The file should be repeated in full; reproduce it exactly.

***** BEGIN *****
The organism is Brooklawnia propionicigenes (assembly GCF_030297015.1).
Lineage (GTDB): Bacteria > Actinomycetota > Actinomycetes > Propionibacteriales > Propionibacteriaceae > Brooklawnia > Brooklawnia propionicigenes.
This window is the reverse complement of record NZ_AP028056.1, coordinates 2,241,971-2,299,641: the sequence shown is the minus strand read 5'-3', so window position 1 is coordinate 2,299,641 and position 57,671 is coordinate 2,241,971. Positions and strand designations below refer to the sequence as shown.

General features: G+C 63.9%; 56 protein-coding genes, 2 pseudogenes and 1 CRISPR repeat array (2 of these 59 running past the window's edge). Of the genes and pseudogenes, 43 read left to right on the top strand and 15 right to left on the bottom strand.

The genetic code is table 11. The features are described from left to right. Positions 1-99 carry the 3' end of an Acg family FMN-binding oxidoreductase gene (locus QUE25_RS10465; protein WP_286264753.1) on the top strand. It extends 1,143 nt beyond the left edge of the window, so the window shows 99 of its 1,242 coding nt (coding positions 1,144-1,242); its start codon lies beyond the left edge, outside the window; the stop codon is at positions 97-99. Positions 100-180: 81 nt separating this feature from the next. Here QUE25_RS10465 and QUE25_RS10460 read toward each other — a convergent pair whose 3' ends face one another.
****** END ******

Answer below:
The organism is Brooklawnia propionicigenes (assembly GCF_030297015.1).
Lineage (GTDB): Bacteria > Actinomycetota > Actinomycetes > Propionibacteriales > Propionibacteriaceae > Brooklawnia > Brooklawnia propionicigenes.
This window is the reverse complement of record NZ_AP028056.1, coordinates 2,241,971-2,299,641: the sequence shown is the minus strand read 5'-3', so window position 1 is coordinate 2,299,641 and position 57,671 is coordinate 2,241,971. Positions and strand designations below refer to the sequence as shown.

General features: G+C 63.9%; 56 protein-coding genes, 2 pseudogenes and 1 CRISPR repeat array (2 of these 59 running past the window's edge). Of the genes and pseudogenes, 43 read left to right on the top strand and 15 right to left on the bottom strand.

The genetic code is table 11. The features are described from left to right. Positions 1-99 carry the 3' end of an Acg family FMN-binding oxidoreductase gene (locus QUE25_RS10465; protein WP_286264753.1) on the top strand. It extends 1,143 nt beyond the left edge of the window, so the window shows 99 of its 1,242 coding nt (coding positions 1,144-1,242); its start codon lies beyond the left edge, outside the window; the stop codon is at positions 97-99. Positions 100-180: 81 nt separating this feature from the next. Here QUE25_RS10465 and QUE25_RS10460 read toward each other — a convergent pair whose 3' ends face one another.